For awhile now, I’ve been thinking about doing a regular post on the different elements that surround what I do. There are many topics to talk about, including re-purposing methods, raw materials, types of glue, detailing and antiquing, tools, assemblage techniques, dumpster diving, etc, etc.
Today, I’ll start with something simple, yet the very heart of my style…re-purposing.
As Americans, we throw away a lot of stuff. I think a lot of it has to do with the fact that we’ve always had plenty. More than 500 years ago, we came to a land rich in natural resources and we’ve sure exploited them. The result is that there’s a steady stream of new, better, latest, bigger, faster and more. It used to keep us all working, but not so much anymore. Now it keeps the Chinese busy and the stuff we have is cheaper…in all ways. Things are now made to break and need to be replaced, Gone are the days when you had something repaired if it broke. Now, we just chuck it and get a new one…it’s cheaper to do that…by design.
Now we have land fills that are brimming over with not just our food waste, but our discarded stuff. Much of the stuff is still quite good, with a lot of life left in it, even if it’s not the latest style. This fact has prompted a movement that I certainly have joined, in which the discarded stuff is reused in some way. Sometimes it’s as is…vintage whatever. Sometimes we dress it up, put a fresh face on it and sell it as “reinvented” or “flipped”. What I do is even more deeply made over. I turn “junk” into parts for sculptures.
I say junk because often what I save are the everyday objects that truly, nobody else wants. Food container lids, bottle caps, pieces and parts from packaging materials, scrap plastic pieces, scrap wooden pieces, paper of all sizes, weights and colors, cardboard boxes, cereal boxes, paper and plastic tubes, pen parts, discount paint…and on and on and on. Believe me when I tell you that my wife is a saint. She not only has allowed me to fill our basement with all these assorted bits, but she actually participates sometimes in the hunt. She won’t go legs-up in a dumpster like I will, but if she spots something tasty, she’s been known to grab it. I have a rule at my house that no cool piece of anything gets tossed until I approve it. Even peanut butter lids are saved from the trash heap if I spot them first. I’m a hoarder, you say? Maybe, but if so, I’m a hoarder with a vision.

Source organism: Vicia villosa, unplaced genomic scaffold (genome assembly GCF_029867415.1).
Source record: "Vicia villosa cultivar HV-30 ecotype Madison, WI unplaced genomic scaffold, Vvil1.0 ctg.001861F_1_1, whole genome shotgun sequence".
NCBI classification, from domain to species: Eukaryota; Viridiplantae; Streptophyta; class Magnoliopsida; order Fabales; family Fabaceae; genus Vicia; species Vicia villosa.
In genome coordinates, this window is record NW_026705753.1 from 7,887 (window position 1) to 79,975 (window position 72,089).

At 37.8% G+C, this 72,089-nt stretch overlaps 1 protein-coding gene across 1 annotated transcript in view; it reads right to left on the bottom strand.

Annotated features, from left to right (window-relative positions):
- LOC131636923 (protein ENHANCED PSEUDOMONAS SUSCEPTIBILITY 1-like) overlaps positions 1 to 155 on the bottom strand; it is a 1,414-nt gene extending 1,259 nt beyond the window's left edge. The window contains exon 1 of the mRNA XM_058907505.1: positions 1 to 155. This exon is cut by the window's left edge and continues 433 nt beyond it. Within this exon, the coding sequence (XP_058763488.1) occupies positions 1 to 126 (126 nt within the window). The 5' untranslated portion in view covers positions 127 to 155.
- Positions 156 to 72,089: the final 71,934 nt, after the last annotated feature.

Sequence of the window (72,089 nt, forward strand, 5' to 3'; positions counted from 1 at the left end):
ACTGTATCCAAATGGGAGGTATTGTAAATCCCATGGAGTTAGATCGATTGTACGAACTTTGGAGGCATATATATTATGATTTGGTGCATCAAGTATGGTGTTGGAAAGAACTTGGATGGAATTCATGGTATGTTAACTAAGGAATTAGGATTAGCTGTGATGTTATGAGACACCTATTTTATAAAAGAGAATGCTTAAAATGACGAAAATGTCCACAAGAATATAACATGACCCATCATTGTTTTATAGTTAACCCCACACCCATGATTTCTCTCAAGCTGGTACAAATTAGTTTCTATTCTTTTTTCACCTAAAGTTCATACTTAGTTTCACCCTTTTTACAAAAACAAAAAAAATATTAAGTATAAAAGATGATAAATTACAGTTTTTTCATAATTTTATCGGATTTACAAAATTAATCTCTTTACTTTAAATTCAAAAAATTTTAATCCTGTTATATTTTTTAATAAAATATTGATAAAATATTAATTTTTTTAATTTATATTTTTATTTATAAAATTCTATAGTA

Lids and caps
Fin hub with stabilizers
I save all this stuff because at their very basic roots, these things are raw materials that I use to sculpt with. It’s really no different than any other artist going to an art supply store for their paint or clay or canvas or glue. I just use discarded shapes and colors and textures as my art materials. The really interesting thing is, these pieces already have an inherent character. A detail that adds to their appeal once incorporated into a sculpture piece. Anything can become anything if you learn to look at a golf tee and a ballpoint pen clip and imagine them as the nosecone on a steampunk airship. A piece of Venetian blind as a propeller blade, a section of a metal veggie steamer basket as a stabilizer fin. You just need to put on your special glasses and see things, not for what they are, but what they could become.
This is the core of my passion. This is how I do art.
Stephan J. Smith is the artist and sculptor at Artsmith Craftworks in Swartz Creek, MI. Using recycled and re-purposed materials, Stephan builds a myriad of sculpted wonders, including fantastic and whimsical steampunk airships that have amazed and delighted fans for years. A passion for reusing and up-cycling found items into beautiful and amazing art is what drives Stephan to make art that both teaches and inspires. Stephan also does commissioned work and is available to do talks and classes on re-purposing/up-cycling and may be reached at ArtSmithCraft@yahoo.com or at 810-516-7381.